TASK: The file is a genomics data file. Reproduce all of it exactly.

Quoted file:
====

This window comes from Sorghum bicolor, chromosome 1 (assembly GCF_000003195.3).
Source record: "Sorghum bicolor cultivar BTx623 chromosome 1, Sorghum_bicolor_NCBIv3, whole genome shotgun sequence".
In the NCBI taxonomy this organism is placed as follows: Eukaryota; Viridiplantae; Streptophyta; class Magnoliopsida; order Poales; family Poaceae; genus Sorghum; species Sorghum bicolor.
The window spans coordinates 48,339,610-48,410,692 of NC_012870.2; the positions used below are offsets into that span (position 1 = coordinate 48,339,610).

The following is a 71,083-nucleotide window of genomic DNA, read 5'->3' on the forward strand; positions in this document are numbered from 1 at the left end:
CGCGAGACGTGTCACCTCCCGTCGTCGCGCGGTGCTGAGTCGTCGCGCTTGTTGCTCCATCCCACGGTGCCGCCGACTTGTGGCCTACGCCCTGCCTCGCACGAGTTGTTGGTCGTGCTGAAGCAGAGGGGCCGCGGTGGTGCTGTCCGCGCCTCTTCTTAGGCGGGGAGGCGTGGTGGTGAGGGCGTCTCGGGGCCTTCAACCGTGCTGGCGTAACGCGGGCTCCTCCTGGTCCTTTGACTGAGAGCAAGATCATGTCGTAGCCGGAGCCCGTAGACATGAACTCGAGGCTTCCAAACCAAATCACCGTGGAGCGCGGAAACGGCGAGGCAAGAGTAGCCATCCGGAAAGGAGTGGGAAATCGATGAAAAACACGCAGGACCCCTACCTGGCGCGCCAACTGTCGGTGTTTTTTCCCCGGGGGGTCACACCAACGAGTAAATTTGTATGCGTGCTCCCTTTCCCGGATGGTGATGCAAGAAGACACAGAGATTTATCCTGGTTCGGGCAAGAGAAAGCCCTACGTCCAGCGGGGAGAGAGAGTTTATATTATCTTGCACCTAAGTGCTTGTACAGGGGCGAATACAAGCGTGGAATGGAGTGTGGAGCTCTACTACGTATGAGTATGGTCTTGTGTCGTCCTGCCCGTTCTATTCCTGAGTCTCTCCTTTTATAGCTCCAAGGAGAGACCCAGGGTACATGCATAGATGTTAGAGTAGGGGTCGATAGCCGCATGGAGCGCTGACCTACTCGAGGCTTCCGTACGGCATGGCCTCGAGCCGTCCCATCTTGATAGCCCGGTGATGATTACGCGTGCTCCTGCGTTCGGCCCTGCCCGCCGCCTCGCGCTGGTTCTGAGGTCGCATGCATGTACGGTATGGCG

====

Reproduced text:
This window comes from Sorghum bicolor, chromosome 1 (assembly GCF_000003195.3).
Source record: "Sorghum bicolor cultivar BTx623 chromosome 1, Sorghum_bicolor_NCBIv3, whole genome shotgun sequence".
In the NCBI taxonomy this organism is placed as follows: Eukaryota; Viridiplantae; Streptophyta; class Magnoliopsida; order Poales; family Poaceae; genus Sorghum; species Sorghum bicolor.
The window spans coordinates 48,339,610-48,410,692 of NC_012870.2; the positions used below are offsets into that span (position 1 = coordinate 48,339,610).

The following is a 71,083-nucleotide window of genomic DNA, read 5'->3' on the forward strand; positions in this document are numbered from 1 at the left end:
CGCGAGACGTGTCACCTCCCGTCGTCGCGCGGTGCTGAGTCGTCGCGCTTGTTGCTCCATCCCACGGTGCCGCCGACTTGTGGCCTACGCCCTGCCTCGCACGAGTTGTTGGTCGTGCTGAAGCAGAGGGGCCGCGGTGGTGCTGTCCGCGCCTCTTCTTAGGCGGGGAGGCGTGGTGGTGAGGGCGTCTCGGGGCCTTCAACCGTGCTGGCGTAACGCGGGCTCCTCCTGGTCCTTTGACTGAGAGCAAGATCATGTCGTAGCCGGAGCCCGTAGACATGAACTCGAGGCTTCCAAACCAAATCACCGTGGAGCGCGGAAACGGCGAGGCAAGAGTAGCCATCCGGAAAGGAGTGGGAAATCGATGAAAAACACGCAGGACCCCTACCTGGCGCGCCAACTGTCGGTGTTTTTTCCCCGGGGGGTCACACCAACGAGTAAATTTGTATGCGTGCTCCCTTTCCCGGATGGTGATGCAAGAAGACACAGAGATTTATCCTGGTTCGGGCAAGAGAAAGCCCTACGTCCAGCGGGGAGAGAGAGTTTATATTATCTTGCACCTAAGTGCTTGTACAGGGGCGAATACAAGCGTGGAATGGAGTGTGGAGCTCTACTACGTATGAGTATGGTCTTGTGTCGTCCTGCCCGTTCTATTCCTGAGTCTCTCCTTTTATAGCTCCAAGGAGAGACCCAGGGTACATGCATAGATGTTAGAGTAGGGGTCGATAGCCGCATGGAGCGCTGACCTACTCGAGGCTTCCGTACGGCATGGCCTCGAGCCGTCCCATCTTGATAGCCCGGTGATGATTACGCGTGCTCCTGCGTTCGGCCCTGCCCGCCGCCTCGCGCTGGTTCTGAGGTCGCATGCATGTACGGTATGGCG